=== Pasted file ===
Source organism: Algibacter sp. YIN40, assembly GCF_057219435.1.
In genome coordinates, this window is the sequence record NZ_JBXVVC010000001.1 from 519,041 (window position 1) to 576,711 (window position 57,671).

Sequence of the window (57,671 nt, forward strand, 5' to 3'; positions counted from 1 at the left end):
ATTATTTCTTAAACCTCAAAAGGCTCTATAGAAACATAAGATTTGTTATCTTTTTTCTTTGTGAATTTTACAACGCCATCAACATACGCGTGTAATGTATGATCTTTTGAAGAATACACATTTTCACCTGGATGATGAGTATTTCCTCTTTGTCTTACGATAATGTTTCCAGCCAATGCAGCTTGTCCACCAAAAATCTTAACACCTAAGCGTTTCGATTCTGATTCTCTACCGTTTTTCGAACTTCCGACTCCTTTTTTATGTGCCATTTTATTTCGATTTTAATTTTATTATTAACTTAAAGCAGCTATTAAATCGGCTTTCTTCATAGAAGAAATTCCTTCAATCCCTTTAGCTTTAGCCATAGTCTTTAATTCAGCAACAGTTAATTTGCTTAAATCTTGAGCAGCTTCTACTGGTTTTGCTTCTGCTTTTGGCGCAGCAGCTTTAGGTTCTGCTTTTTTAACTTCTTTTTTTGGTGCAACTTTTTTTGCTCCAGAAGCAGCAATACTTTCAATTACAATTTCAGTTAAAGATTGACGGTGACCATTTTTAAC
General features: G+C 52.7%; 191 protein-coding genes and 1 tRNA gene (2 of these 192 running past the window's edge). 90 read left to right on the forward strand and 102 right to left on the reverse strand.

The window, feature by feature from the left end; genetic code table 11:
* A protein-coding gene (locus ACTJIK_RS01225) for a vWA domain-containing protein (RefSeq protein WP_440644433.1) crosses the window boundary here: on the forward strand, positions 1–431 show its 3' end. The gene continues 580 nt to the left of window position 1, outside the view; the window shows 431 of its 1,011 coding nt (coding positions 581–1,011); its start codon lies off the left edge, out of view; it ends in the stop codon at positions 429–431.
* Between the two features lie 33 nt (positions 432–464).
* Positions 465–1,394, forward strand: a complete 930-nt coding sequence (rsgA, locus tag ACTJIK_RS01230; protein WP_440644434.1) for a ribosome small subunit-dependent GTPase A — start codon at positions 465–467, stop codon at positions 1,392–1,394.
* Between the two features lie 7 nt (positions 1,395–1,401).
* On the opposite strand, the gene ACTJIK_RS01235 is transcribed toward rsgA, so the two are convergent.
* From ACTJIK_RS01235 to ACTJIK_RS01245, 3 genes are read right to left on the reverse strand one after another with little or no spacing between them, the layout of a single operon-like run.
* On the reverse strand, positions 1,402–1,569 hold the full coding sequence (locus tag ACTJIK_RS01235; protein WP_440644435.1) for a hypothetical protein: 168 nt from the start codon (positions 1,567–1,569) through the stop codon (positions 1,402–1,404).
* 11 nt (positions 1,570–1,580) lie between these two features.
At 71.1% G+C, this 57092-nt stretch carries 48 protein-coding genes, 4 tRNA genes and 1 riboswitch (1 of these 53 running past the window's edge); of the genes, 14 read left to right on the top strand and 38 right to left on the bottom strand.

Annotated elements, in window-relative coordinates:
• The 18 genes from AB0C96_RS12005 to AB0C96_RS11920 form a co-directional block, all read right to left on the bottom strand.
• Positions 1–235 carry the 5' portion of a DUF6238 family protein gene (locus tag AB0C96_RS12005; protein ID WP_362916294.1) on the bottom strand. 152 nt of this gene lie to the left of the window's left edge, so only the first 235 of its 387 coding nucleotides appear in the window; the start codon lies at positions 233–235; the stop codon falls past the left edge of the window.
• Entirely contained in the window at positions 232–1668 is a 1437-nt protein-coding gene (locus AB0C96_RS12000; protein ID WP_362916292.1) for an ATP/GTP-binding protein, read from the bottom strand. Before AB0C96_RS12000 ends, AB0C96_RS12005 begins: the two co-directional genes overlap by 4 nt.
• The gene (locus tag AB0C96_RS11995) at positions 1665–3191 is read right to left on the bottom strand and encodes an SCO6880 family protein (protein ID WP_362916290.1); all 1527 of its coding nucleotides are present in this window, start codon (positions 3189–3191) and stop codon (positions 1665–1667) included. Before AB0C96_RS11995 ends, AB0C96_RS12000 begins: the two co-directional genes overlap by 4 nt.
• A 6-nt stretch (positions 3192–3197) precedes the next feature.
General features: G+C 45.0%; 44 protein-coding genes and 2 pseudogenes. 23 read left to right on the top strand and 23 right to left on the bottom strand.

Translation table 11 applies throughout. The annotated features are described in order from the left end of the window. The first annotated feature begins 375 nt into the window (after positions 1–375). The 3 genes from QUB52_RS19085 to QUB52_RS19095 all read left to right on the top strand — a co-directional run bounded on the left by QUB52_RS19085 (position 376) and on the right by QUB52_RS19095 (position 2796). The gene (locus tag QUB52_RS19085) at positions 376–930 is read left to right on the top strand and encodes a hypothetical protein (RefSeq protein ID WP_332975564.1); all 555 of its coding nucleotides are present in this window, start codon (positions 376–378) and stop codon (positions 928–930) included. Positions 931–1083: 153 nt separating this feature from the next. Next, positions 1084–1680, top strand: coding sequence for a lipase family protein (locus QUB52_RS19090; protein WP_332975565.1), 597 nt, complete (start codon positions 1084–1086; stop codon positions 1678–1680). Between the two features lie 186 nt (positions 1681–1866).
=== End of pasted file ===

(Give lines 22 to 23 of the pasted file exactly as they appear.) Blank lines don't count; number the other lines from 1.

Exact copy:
General features: G+C 45.0%; 44 protein-coding genes and 2 pseudogenes. 23 read left to right on the top strand and 23 right to left on the bottom strand.

Translation table 11 applies throughout. The annotated features are described in order from the left end of the window. The first annotated feature begins 375 nt into the window (after positions 1–375). The 3 genes from QUB52_RS19085 to QUB52_RS19095 all read left to right on the top strand — a co-directional run bounded on the left by QUB52_RS19085 (position 376) and on the right by QUB52_RS19095 (position 2796). The gene (locus tag QUB52_RS19085) at positions 376–930 is read left to right on the top strand and encodes a hypothetical protein (RefSeq protein ID WP_332975564.1); all 555 of its coding nucleotides are present in this window, start codon (positions 376–378) and stop codon (positions 928–930) included. Positions 931–1083: 153 nt separating this feature from the next. Next, positions 1084–1680, top strand: coding sequence for a lipase family protein (locus QUB52_RS19090; protein WP_332975565.1), 597 nt, complete (start codon positions 1084–1086; stop codon positions 1678–1680). Between the two features lie 186 nt (positions 1681–1866).